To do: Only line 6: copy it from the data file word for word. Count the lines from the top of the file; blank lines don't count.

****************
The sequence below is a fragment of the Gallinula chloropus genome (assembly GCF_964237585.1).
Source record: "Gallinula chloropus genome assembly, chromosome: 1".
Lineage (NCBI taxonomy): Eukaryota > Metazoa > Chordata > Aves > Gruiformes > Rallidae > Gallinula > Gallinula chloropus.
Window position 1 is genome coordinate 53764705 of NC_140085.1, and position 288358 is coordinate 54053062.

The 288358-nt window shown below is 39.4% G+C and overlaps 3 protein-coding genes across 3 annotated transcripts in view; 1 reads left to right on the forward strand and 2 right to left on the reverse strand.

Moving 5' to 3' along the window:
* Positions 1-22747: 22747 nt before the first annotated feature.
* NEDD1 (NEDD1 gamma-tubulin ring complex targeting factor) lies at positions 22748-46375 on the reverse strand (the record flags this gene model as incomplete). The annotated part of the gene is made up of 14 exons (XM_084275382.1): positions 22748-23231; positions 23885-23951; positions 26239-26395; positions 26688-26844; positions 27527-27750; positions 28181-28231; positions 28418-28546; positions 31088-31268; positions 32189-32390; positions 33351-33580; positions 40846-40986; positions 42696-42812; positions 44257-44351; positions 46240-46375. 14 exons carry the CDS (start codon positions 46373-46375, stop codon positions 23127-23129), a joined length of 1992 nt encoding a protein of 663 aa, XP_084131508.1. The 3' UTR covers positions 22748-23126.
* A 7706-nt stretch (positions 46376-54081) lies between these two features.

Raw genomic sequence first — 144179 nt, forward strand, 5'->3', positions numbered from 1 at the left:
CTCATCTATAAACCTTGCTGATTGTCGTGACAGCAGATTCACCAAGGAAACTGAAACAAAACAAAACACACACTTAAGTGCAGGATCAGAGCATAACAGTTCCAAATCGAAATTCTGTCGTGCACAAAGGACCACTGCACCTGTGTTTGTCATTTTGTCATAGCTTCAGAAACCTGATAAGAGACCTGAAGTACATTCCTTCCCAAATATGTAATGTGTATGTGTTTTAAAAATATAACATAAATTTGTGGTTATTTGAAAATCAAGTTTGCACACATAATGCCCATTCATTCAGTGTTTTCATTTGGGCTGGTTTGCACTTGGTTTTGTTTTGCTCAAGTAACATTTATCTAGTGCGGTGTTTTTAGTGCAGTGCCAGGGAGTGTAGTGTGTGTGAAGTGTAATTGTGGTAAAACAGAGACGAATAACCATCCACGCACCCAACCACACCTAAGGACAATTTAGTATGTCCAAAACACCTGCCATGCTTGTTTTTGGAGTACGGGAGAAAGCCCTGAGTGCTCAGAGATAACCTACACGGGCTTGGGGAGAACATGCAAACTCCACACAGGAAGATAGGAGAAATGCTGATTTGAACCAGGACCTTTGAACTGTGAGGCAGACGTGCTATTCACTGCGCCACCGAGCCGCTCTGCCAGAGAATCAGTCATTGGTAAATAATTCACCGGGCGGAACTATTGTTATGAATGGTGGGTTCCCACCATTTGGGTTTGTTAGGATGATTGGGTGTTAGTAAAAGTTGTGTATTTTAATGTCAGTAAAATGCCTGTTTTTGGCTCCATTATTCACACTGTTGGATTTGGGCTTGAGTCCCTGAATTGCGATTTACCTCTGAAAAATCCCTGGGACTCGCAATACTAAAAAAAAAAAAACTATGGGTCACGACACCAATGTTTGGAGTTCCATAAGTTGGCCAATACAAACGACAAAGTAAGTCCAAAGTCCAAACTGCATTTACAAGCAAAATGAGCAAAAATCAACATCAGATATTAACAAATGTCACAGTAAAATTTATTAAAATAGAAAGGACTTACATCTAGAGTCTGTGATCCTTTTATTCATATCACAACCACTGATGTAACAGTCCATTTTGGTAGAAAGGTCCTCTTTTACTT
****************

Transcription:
Moving 5' to 3' along the window: